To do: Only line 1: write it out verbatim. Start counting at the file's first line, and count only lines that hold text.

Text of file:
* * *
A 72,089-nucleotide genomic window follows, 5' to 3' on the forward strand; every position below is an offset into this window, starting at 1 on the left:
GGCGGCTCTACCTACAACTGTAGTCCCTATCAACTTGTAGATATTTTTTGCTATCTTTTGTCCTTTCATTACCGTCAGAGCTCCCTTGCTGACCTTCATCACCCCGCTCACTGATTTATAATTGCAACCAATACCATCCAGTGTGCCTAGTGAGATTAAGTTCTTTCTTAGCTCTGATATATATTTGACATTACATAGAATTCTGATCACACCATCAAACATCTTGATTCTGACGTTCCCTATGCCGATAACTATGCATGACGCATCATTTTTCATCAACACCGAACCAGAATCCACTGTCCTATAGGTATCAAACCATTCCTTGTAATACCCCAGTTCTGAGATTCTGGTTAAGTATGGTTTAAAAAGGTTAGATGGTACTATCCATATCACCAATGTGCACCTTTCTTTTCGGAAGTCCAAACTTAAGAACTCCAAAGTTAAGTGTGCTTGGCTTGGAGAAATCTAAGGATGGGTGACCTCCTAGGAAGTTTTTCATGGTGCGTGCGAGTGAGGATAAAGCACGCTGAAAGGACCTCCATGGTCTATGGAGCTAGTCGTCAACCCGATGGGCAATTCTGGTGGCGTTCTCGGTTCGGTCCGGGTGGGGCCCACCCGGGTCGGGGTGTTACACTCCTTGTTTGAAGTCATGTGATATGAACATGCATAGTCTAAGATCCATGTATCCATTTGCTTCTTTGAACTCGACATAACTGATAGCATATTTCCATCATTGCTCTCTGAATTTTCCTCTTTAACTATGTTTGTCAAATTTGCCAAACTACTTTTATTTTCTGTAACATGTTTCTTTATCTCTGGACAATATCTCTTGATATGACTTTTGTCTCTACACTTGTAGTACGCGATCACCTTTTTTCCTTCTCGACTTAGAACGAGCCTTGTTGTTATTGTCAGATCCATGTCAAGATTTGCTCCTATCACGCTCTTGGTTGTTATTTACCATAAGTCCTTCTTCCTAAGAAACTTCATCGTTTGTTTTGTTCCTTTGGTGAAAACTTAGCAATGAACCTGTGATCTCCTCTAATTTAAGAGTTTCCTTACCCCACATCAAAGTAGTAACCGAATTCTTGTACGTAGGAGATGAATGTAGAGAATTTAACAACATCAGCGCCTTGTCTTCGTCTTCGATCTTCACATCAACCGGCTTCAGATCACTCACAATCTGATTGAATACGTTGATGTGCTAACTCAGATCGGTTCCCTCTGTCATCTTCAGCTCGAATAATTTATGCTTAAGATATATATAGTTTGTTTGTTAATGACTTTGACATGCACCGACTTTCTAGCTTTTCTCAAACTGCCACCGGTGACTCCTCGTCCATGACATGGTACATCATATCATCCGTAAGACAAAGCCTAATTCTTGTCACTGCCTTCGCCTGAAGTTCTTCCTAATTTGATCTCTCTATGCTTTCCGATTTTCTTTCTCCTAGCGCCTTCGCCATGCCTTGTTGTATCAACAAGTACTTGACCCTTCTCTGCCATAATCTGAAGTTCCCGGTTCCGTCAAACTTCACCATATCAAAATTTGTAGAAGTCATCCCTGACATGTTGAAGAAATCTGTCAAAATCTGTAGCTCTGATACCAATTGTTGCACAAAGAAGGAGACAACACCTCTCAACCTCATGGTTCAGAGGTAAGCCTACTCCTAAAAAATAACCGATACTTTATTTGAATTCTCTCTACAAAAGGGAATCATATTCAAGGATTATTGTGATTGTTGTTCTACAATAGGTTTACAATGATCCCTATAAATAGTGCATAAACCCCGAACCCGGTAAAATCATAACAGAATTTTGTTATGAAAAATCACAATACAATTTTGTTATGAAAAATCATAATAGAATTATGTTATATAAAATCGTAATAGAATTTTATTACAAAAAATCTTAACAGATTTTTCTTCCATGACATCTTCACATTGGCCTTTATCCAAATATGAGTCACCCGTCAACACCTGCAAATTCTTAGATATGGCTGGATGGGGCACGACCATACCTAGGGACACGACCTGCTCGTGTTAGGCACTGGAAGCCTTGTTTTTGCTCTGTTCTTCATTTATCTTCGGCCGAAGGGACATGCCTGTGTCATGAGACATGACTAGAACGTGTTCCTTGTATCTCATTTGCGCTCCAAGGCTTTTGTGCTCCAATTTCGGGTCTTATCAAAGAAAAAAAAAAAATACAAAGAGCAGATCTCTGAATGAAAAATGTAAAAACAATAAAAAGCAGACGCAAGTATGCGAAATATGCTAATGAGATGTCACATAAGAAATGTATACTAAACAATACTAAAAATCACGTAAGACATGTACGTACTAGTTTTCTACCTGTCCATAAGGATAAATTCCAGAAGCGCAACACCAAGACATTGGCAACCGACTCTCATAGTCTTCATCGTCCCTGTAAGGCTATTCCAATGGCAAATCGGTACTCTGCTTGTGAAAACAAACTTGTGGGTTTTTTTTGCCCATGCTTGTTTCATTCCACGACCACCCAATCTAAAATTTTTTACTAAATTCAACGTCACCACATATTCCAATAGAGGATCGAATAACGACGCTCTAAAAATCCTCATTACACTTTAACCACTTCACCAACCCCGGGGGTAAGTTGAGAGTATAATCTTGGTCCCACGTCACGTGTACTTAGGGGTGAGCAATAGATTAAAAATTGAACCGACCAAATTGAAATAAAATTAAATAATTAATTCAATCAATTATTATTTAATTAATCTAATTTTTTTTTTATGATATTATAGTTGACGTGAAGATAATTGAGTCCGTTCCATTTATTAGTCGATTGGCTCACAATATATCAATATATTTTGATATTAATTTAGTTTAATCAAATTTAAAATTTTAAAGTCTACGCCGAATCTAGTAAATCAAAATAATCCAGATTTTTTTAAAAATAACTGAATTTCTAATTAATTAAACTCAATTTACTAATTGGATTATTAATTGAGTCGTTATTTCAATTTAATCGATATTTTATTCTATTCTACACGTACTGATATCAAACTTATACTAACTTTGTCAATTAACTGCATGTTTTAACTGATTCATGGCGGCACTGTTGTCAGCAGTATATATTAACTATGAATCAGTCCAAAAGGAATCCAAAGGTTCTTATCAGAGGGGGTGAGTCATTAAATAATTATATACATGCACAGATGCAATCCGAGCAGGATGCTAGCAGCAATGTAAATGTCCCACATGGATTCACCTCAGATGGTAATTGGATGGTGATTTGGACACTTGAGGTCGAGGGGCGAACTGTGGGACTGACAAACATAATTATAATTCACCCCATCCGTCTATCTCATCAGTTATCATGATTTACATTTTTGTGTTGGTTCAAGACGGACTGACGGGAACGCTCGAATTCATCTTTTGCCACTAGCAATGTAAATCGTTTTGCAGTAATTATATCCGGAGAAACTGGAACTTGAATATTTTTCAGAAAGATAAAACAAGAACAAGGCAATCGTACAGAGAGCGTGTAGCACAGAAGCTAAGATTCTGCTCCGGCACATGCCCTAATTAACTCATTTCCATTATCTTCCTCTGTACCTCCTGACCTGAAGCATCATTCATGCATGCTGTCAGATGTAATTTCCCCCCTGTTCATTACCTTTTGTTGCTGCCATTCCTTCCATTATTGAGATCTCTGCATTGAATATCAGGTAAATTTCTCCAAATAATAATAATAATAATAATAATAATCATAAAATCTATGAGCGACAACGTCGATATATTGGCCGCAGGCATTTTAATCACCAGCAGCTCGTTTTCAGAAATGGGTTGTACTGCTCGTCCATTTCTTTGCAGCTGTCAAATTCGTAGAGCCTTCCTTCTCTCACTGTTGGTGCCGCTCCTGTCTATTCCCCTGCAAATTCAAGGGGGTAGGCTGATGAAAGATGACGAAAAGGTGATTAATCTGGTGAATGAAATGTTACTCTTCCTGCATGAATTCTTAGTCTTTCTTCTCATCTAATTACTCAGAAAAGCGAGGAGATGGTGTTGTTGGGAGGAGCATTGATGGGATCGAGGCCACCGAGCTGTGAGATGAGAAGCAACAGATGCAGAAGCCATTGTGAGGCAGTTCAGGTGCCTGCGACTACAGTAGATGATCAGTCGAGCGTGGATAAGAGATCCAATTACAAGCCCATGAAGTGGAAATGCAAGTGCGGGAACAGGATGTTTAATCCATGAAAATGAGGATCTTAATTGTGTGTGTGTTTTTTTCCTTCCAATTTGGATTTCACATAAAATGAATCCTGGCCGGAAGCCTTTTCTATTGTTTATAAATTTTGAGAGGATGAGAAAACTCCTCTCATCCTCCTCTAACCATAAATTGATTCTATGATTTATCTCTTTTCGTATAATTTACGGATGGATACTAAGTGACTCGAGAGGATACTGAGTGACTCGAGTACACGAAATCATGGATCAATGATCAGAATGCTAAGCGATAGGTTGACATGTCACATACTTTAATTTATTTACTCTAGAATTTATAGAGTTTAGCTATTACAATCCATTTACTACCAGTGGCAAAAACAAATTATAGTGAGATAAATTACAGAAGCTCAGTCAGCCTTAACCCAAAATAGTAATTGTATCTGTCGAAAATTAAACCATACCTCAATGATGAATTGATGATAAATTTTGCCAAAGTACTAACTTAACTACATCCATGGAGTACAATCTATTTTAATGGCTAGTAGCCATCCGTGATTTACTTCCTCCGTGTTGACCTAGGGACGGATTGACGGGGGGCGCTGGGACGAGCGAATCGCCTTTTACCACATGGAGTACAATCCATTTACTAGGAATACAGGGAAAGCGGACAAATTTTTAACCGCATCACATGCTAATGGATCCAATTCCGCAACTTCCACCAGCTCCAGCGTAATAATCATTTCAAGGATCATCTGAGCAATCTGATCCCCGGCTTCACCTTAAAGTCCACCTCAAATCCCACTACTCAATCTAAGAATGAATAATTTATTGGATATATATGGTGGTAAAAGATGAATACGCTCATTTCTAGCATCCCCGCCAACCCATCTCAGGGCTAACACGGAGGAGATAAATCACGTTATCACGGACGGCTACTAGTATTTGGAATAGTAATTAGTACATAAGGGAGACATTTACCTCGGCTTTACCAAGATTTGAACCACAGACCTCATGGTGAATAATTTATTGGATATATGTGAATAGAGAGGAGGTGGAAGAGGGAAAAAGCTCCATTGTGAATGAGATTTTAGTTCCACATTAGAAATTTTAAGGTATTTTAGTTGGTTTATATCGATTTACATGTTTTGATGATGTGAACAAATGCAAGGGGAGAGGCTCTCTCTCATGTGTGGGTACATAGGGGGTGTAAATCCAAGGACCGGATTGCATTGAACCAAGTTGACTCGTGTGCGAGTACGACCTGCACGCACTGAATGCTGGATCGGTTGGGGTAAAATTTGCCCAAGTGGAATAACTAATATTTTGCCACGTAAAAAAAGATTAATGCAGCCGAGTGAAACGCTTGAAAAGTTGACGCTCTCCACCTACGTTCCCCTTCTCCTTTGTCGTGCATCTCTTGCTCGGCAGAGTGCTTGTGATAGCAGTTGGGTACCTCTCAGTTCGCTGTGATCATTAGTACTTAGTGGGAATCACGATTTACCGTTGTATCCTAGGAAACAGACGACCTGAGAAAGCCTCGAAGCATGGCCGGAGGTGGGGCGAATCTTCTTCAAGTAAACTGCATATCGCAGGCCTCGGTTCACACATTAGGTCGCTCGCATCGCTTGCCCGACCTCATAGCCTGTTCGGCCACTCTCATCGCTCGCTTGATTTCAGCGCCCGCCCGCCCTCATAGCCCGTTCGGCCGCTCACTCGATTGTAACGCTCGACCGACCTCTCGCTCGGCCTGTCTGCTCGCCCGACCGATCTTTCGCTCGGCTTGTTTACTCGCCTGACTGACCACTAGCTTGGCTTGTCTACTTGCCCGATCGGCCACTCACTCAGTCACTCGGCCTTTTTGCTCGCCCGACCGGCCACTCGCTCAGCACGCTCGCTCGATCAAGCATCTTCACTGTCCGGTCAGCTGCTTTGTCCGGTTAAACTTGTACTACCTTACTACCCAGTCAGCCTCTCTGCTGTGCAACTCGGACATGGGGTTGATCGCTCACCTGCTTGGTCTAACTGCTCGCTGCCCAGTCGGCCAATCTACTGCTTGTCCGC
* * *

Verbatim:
A 72,089-nucleotide genomic window follows, 5' to 3' on the forward strand; every position below is an offset into this window, starting at 1 on the left: